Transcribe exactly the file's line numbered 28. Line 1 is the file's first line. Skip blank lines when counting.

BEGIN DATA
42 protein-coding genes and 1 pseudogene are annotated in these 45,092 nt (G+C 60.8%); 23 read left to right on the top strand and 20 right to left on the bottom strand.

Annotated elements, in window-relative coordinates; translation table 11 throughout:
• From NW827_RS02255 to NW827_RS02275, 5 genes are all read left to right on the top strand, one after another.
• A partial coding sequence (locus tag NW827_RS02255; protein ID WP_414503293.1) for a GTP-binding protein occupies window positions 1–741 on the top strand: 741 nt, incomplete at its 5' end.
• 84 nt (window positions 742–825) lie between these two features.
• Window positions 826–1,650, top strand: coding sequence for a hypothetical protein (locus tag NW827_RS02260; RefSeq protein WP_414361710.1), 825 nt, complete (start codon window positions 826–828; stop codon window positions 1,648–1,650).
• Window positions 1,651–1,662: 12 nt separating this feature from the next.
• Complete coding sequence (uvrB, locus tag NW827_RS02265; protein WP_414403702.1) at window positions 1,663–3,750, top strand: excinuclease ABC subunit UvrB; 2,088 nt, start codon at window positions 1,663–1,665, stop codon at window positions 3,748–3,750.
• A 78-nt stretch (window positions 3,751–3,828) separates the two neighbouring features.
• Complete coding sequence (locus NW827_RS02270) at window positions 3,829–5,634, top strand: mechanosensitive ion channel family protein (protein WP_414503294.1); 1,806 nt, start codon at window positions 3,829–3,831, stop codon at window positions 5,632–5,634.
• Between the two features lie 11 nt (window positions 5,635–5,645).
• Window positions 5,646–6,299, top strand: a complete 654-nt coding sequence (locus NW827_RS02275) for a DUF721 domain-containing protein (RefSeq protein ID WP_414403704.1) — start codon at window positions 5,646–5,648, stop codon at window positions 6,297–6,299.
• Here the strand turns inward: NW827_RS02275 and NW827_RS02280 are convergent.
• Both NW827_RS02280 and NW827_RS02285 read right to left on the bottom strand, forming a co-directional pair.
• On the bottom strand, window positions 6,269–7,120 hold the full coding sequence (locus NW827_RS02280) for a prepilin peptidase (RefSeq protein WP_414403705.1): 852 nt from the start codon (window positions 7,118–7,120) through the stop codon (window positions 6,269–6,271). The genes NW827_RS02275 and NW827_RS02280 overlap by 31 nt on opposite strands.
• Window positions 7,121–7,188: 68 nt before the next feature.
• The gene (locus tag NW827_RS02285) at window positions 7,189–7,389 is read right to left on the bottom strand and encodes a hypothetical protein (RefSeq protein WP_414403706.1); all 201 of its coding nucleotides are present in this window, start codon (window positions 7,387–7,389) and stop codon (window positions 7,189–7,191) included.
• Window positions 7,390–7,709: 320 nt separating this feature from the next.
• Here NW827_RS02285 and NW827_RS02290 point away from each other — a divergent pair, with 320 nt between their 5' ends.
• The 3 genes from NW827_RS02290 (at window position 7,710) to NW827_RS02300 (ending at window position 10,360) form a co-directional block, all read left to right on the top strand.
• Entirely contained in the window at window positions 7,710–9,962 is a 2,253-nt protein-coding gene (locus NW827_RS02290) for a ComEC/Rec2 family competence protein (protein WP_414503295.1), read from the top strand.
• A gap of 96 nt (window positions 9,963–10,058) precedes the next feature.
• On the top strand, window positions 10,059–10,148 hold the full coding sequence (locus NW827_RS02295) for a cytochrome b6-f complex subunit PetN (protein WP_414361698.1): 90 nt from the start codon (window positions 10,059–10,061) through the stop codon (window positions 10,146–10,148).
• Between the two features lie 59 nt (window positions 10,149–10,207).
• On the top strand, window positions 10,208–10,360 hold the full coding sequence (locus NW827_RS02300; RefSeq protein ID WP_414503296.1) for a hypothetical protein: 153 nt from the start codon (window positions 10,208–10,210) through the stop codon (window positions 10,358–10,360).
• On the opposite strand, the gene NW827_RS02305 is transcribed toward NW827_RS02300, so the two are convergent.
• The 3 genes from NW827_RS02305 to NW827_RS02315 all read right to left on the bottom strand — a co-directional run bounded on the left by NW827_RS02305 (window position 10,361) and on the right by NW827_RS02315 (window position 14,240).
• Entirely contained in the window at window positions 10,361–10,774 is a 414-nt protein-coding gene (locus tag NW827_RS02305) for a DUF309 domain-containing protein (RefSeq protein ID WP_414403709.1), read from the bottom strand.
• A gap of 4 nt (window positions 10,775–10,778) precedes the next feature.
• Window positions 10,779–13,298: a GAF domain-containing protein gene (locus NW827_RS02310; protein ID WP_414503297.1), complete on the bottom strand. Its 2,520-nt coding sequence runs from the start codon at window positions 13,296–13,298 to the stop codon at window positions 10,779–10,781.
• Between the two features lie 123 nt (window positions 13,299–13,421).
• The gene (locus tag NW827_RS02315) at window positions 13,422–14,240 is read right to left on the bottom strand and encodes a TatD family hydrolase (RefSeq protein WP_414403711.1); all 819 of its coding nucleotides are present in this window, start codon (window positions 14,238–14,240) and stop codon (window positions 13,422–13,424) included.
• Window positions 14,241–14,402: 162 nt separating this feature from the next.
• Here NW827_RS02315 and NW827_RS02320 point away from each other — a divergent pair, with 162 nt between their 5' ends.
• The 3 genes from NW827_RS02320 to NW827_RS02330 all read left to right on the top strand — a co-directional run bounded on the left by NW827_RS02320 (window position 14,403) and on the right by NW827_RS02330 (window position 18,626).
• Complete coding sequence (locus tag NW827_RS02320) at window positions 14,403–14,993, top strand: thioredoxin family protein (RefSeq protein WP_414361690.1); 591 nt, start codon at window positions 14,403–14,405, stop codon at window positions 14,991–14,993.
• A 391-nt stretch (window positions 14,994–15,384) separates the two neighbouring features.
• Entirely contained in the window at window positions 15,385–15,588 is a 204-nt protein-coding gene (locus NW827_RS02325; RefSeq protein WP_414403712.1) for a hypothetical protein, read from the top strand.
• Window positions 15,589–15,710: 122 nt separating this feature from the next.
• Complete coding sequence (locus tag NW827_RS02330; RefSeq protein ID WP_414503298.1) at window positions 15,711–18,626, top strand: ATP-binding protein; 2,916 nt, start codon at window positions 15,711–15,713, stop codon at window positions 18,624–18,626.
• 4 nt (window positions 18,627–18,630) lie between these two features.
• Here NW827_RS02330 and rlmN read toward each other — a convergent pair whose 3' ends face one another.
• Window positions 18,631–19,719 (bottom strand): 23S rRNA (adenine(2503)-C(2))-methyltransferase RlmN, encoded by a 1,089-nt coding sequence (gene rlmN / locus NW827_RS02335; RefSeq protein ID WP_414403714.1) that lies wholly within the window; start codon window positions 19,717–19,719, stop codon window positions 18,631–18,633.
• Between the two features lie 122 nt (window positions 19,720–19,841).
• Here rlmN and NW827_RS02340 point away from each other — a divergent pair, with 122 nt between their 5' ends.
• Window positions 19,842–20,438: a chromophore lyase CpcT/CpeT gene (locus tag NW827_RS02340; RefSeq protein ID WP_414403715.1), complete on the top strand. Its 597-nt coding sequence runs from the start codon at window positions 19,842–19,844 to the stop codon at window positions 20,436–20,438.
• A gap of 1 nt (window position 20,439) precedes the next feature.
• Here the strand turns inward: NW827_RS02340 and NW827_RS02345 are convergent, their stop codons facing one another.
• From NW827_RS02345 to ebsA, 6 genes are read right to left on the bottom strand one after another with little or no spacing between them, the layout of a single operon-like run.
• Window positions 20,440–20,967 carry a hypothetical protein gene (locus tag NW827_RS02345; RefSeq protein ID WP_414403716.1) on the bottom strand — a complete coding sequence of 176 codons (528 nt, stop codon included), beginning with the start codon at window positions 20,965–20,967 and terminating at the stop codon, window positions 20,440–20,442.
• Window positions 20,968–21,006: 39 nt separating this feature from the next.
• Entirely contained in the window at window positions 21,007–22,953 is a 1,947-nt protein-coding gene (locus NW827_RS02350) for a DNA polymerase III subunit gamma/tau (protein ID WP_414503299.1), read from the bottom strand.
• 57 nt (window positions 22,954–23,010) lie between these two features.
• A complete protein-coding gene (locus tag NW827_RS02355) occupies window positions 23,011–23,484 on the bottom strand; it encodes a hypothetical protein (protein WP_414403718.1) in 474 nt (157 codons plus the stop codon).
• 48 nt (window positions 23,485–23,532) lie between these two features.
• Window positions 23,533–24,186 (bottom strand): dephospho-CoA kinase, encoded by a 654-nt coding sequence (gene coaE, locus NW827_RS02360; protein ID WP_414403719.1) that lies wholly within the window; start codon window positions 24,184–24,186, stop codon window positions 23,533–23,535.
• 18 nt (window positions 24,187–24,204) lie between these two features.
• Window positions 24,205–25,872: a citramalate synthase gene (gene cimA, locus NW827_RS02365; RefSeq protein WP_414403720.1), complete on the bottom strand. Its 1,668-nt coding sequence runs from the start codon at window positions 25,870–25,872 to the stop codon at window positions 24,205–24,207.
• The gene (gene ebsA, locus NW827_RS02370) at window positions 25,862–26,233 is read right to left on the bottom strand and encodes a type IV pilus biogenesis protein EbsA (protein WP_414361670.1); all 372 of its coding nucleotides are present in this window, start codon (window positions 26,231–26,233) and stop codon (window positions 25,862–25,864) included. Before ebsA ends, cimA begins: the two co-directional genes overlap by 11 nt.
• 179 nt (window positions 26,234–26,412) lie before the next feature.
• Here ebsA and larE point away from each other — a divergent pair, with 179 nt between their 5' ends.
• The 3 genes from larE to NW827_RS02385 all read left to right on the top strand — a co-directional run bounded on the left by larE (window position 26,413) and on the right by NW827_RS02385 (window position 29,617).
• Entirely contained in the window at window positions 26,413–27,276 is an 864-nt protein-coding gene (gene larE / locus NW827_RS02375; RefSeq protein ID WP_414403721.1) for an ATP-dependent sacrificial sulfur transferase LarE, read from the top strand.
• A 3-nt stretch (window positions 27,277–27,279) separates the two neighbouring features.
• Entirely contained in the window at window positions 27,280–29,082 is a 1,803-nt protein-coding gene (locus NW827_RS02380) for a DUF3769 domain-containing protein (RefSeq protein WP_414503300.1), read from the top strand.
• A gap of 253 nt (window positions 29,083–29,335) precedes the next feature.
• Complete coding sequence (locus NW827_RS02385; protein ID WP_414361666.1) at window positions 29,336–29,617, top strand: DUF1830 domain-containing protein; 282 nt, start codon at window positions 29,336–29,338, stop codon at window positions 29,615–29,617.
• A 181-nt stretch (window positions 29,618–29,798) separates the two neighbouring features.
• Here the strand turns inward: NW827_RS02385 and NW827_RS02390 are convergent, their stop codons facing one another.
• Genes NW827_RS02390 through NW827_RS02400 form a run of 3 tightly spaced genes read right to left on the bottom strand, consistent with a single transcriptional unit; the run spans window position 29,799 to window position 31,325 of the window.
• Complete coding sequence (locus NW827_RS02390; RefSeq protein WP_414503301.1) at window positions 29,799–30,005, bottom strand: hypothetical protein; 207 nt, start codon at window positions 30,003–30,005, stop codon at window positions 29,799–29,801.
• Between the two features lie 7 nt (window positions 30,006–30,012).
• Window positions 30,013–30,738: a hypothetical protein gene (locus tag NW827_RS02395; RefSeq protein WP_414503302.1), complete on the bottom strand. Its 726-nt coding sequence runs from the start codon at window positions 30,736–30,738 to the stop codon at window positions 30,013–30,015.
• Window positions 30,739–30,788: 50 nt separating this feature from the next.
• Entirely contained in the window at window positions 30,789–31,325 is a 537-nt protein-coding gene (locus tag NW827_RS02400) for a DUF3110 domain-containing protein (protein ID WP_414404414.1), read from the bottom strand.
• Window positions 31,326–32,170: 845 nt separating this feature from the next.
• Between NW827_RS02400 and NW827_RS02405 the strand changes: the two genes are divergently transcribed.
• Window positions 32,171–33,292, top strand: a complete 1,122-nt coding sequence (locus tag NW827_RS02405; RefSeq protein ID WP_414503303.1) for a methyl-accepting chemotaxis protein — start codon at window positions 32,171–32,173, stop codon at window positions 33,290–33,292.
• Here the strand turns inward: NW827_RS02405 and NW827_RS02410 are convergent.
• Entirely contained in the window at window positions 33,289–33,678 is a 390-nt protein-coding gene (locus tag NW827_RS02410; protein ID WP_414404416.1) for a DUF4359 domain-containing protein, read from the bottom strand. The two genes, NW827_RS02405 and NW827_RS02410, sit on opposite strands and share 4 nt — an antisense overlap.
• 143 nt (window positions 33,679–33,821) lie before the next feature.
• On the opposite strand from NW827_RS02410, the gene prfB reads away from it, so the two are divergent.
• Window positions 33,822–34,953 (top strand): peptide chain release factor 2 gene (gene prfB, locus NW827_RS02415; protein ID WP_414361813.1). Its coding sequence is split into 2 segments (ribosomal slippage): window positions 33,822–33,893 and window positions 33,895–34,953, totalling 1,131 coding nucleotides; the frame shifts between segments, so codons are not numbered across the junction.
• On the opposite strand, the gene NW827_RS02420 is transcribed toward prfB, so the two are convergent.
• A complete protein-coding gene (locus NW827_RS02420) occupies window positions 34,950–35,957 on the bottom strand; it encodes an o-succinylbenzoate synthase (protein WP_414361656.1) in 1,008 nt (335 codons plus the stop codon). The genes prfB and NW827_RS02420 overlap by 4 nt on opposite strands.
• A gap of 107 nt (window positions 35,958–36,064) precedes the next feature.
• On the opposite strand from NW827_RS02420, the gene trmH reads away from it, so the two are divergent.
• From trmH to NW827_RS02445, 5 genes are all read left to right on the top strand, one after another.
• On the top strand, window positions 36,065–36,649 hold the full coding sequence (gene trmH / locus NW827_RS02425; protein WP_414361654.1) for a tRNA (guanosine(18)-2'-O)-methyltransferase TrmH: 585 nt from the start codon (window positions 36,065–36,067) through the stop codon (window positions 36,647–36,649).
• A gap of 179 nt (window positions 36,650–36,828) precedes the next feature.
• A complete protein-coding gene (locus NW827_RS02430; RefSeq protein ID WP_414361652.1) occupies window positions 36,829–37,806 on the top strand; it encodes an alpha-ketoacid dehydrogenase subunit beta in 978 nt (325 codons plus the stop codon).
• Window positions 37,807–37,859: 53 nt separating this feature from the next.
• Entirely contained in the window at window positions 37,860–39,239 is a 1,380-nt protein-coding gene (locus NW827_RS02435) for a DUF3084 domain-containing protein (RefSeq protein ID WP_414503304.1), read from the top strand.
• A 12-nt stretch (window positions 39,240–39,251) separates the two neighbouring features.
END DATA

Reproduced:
• Entirely contained in the window at window positions 10,361–10,774 is a 414-nt protein-coding gene (locus tag NW827_RS02305) for a DUF309 domain-containing protein (RefSeq protein ID WP_414403709.1), read from the bottom strand.